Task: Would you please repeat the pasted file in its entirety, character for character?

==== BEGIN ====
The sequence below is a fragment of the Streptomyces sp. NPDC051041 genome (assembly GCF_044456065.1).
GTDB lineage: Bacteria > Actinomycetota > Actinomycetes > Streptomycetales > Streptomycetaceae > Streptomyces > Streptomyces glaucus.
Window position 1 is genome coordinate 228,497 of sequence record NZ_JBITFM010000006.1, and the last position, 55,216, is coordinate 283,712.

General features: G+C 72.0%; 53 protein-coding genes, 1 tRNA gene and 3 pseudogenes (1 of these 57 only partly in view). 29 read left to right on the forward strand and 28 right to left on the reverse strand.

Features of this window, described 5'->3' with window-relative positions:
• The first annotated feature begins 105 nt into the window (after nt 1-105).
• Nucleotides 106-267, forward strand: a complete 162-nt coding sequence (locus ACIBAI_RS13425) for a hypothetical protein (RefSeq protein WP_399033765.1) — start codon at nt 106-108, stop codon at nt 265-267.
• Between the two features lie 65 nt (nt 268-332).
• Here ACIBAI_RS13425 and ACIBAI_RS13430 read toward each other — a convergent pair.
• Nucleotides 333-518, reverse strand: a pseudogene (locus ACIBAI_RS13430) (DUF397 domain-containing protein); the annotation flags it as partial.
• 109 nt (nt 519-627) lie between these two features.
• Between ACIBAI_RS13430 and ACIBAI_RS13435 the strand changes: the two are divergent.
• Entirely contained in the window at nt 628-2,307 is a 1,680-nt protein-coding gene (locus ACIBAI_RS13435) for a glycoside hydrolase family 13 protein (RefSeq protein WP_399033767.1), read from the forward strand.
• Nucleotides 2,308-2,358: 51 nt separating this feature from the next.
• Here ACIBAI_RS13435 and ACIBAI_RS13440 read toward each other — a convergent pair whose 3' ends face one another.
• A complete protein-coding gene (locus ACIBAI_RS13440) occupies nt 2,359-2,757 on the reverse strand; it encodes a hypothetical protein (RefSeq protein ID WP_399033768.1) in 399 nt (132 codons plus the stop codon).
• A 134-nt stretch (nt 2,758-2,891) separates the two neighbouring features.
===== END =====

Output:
The sequence below is a fragment of the Streptomyces sp. NPDC051041 genome (assembly GCF_044456065.1).
GTDB lineage: Bacteria > Actinomycetota > Actinomycetes > Streptomycetales > Streptomycetaceae > Streptomyces > Streptomyces glaucus.
Window position 1 is genome coordinate 228,497 of sequence record NZ_JBITFM010000006.1, and the last position, 55,216, is coordinate 283,712.

General features: G+C 72.0%; 53 protein-coding genes, 1 tRNA gene and 3 pseudogenes (1 of these 57 only partly in view). 29 read left to right on the forward strand and 28 right to left on the reverse strand.

Features of this window, described 5'->3' with window-relative positions:
• The first annotated feature begins 105 nt into the window (after nt 1-105).
• Nucleotides 106-267, forward strand: a complete 162-nt coding sequence (locus ACIBAI_RS13425) for a hypothetical protein (RefSeq protein WP_399033765.1) — start codon at nt 106-108, stop codon at nt 265-267.
• Between the two features lie 65 nt (nt 268-332).
• Here ACIBAI_RS13425 and ACIBAI_RS13430 read toward each other — a convergent pair.
• Nucleotides 333-518, reverse strand: a pseudogene (locus ACIBAI_RS13430) (DUF397 domain-containing protein); the annotation flags it as partial.
• 109 nt (nt 519-627) lie between these two features.
• Between ACIBAI_RS13430 and ACIBAI_RS13435 the strand changes: the two are divergent.
• Entirely contained in the window at nt 628-2,307 is a 1,680-nt protein-coding gene (locus ACIBAI_RS13435) for a glycoside hydrolase family 13 protein (RefSeq protein WP_399033767.1), read from the forward strand.
• Nucleotides 2,308-2,358: 51 nt separating this feature from the next.
• Here ACIBAI_RS13435 and ACIBAI_RS13440 read toward each other — a convergent pair whose 3' ends face one another.
• A complete protein-coding gene (locus ACIBAI_RS13440) occupies nt 2,359-2,757 on the reverse strand; it encodes a hypothetical protein (RefSeq protein ID WP_399033768.1) in 399 nt (132 codons plus the stop codon).
• A 134-nt stretch (nt 2,758-2,891) separates the two neighbouring features.